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Doctors in Distress


No group in the College reflects the uncertainty of the times more than the prospective medical students. The government recently suspended for the time being its plans for letting them go through medical school uninterrupted; and neither they nor the medical profession can tell what will come next. Since we cannot fight a long range war without doctors, the Government should assure these men that their training will not be stopped.

Certainly the Army officials know that there is a dearth of doctors in America. This was brought home forcibly when they could find few doctors with practices so small that they were willing to consider positions in the pre-draft army. And with the advent of the draftees, the Army has had to strip hospitals of their internes and take men out of medical schools in their second years. Even if its supply of doctors were adequate for present plans, the necessity of obtaining replacements should not be overlooked. The rapid turnover of doctors in front line trenches and hospitals subject to bombing is one of the outstanding features of the war abroad.

In civilian life, too, one of the most destructive commentaries on our boast of equal opportunity has been the lack of doctors and medical facilities for the greater part of our population. It has been shown that our much-publicized surplus of doctors in urban centers could not begin to take care of those in need of treatment. When to all this we add the consideration that wartime rationing and privation invariably result in a lowering of the public health and often result in plagues, the picture is not made prettier.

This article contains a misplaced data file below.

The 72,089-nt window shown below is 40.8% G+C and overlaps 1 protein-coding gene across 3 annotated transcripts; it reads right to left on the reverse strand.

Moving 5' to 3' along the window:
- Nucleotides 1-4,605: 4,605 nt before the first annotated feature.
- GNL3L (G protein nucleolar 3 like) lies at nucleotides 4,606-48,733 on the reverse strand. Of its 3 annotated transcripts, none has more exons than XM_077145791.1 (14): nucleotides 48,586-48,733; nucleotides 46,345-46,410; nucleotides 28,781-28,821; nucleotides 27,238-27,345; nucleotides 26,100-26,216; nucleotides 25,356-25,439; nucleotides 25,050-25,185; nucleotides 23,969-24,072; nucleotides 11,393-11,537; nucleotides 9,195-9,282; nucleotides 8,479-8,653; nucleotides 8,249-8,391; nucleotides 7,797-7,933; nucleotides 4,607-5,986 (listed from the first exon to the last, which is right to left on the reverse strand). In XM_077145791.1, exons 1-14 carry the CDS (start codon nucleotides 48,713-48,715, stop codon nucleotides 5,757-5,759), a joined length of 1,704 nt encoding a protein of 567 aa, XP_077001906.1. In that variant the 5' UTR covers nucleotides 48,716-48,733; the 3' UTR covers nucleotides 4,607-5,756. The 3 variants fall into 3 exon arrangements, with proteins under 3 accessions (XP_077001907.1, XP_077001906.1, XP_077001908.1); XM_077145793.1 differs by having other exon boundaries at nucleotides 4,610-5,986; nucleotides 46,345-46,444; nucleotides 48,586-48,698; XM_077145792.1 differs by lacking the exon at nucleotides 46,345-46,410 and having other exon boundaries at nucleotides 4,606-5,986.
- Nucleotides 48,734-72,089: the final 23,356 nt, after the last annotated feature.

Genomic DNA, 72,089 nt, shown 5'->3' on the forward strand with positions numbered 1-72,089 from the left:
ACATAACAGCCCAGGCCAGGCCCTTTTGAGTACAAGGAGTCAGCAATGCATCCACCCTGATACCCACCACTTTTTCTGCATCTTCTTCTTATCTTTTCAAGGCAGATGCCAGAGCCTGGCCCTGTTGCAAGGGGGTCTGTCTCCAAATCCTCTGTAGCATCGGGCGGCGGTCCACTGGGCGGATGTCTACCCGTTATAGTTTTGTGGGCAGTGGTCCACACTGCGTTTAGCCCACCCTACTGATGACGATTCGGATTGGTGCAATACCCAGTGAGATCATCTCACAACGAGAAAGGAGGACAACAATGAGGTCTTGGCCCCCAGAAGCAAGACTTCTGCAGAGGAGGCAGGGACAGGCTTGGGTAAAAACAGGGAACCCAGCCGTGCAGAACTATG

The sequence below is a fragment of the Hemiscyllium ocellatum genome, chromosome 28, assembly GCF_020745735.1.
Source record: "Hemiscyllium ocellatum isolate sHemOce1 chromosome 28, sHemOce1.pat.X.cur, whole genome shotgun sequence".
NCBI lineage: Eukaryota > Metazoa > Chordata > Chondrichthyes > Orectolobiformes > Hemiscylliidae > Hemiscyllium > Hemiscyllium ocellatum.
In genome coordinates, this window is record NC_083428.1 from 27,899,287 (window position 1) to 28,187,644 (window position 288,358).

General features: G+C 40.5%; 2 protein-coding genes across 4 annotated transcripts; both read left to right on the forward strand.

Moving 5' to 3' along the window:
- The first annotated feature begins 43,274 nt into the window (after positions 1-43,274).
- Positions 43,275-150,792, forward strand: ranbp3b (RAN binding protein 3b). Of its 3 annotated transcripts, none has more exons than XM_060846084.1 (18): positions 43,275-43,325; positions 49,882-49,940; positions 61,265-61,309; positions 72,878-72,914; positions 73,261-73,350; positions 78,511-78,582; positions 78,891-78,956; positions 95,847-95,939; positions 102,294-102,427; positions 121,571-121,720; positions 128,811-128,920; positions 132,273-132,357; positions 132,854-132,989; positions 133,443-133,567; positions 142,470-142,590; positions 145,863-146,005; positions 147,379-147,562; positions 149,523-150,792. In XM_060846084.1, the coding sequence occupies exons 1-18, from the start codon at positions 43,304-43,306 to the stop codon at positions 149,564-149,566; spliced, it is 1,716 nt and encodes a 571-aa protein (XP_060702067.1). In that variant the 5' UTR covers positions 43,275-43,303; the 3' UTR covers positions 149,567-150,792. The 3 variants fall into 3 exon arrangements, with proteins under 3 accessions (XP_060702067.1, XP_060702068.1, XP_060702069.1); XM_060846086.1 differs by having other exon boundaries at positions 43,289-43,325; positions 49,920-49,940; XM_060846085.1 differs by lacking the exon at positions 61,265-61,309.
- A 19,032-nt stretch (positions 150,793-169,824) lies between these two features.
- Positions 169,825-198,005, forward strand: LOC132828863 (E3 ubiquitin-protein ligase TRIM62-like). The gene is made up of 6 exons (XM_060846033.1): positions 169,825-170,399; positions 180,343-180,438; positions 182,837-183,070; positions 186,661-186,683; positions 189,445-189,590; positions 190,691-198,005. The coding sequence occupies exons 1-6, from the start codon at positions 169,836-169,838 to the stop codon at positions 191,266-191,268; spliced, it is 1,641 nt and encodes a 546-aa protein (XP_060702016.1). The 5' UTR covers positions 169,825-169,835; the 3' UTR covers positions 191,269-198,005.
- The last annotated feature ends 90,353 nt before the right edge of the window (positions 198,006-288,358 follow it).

These are old facts and familiar, but our officials must not be blinded to them by the demands of short-sighted expediency. The pre-medical students now in college represent long years of study even now. It would be criminal to stop their training now that they are nearing its end. We must remember our last war, when pseudo-medical attendants produced thousands of our present-day dope addicts by shooting them full of morphine whenever they cried out while lying wounded in Army hospitals. Britain learned her lesson when she slackened off on her medical schools in the first rush to arms and then had to move fast to get them back on a normal basis.

It is rumored that the President will address the college students of the country this week urging them to "keep their shirts on." He can show them that the Government is keeping its shirt on, too.

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